Tools & Tabs: Squarespace
I notice that I start most reviews by stating how skeptical I am of a program or product, and then with an open mind and some time spent learning the interface, I gain some appreciation for it... if only for certain aspects.
This tells me two things: first, that I should probably be less skeptical of the latest and "greatest" technologies, and second, that my blogs are probably a bit redundant. I want to depart from my past ways in writing about Squarespace because it (1) proves that I'm not the biggest pessimist on the face of the planet and (2) potentially explains my generally skeptical nature.
Squarespace was one of the first programs I encountered in my work for Talos, second only to Adobe Illustrator. I carried very high expectations for the mega monster of website design templates. After seeing Squarespace's sleek, minimal subway advertisements and reading comparisons to Wix, Weebly, etc., I was sold. And kudos to their marketing department because they had me thinking they were the dreamland of web design, the solution to all my website problems.
To be fair, having spent little time working with other programs (besides a short lived stint with Wix and some consulting work on Shopify), Squarespace may indeed be the dreamland of web design. It's just not the dreamland I had imagined. Hence where my great plague of skepticism began.
As a designer, I often feel trapped by the great-looking templates, rigid in design to optimize reactivity and mobile capacity, that Squarespace provides. The templates work great until the content you want to display doesn't quite fit a cookie-cutter mold, and my frustration grows in my inability to easily customize the design. With adjustments hiding in the pages, design, some options are still lurking behind the settings on the pages themselves. While there may seem to be a plethora of ways to customize your webpage, access to adding a logo or changing a background color sometimes is hidden in the maze of the Squarespace sidebar. In all, the platform is not always so intuitive to work with.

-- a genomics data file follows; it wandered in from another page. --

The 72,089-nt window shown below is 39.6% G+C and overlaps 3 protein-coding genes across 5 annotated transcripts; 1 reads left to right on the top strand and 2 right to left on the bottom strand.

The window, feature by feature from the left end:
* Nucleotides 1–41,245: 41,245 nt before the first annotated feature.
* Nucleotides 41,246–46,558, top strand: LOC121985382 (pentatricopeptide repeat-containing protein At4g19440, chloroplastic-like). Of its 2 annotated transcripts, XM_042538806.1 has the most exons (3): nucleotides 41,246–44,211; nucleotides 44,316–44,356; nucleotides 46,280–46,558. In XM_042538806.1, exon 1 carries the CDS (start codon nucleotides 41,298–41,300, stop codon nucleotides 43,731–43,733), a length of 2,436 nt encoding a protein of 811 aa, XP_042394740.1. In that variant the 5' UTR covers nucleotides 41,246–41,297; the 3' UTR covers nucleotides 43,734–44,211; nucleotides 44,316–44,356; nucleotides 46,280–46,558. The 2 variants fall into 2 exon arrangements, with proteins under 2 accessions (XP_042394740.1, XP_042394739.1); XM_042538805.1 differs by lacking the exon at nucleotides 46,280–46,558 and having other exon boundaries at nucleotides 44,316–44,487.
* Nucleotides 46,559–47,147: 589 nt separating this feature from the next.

I would be remiss, though, if I didn't mention that Squarespace includes CSS injections (or, in other words, custom coding capabilities) to allow for more advanced changes to templates. This has certainly enabled me to make a border 2pt instead of 1pt. However, I have easily broken templates which creates a clusterf@%& when the site is resized for different screens.*
Essentially, going very far beyond the templates often means the equivalent of thousands of dollars of web design work and a permanent detachment of your site from the ease of use that is Squarespace's strongest selling point.
While we continue to use Squarespace, I have two requests that would elevate it to the dreamland of my dreams for websites: a more clear, concise place to edit all things style, regardless of it being a cover page or the main site, and an option to save a version of a website. This second request is a huge flaw I see with the service. While my boss and I are working on web design it would be such an immense time-saver to have the ability to save a version of a website (style, color, and content) instead of changing everything only to decide that the earlier version was the better one. When collaborating, saving versions of the website for reference would be an amazing asset--not to mention how critical this becomes when working with clients to be able to show options, progress, and, of course, comparisons.
Hopefully, and surely, Squarespace will evolve and so will my skillset with the program, but for now, it's a solid 4 out of 5 in my book, thanks to its modern, clean templates and the fact that we have some great looking websites. My optimism turned skepticism turned optimism is just par for the course.
You can create a modern and engaging website in 15 minutes if you simply stick with the defaults, which is both the immense power of the platform and a symptom of how far Squarespace has to go before it truly breaks into the realm beyond templates. We can't wait for the Squarespace team to keep working their voodoo magic on the web design world, and we fully believe that, if anyone is going to fundamentally change how we build websites, it will be Squarespace, the people who made templates web designers actually love to work with.
* Coding is admittedly not my forte and I am currently taking courses in html and CSS in order to turn my ranting into raving.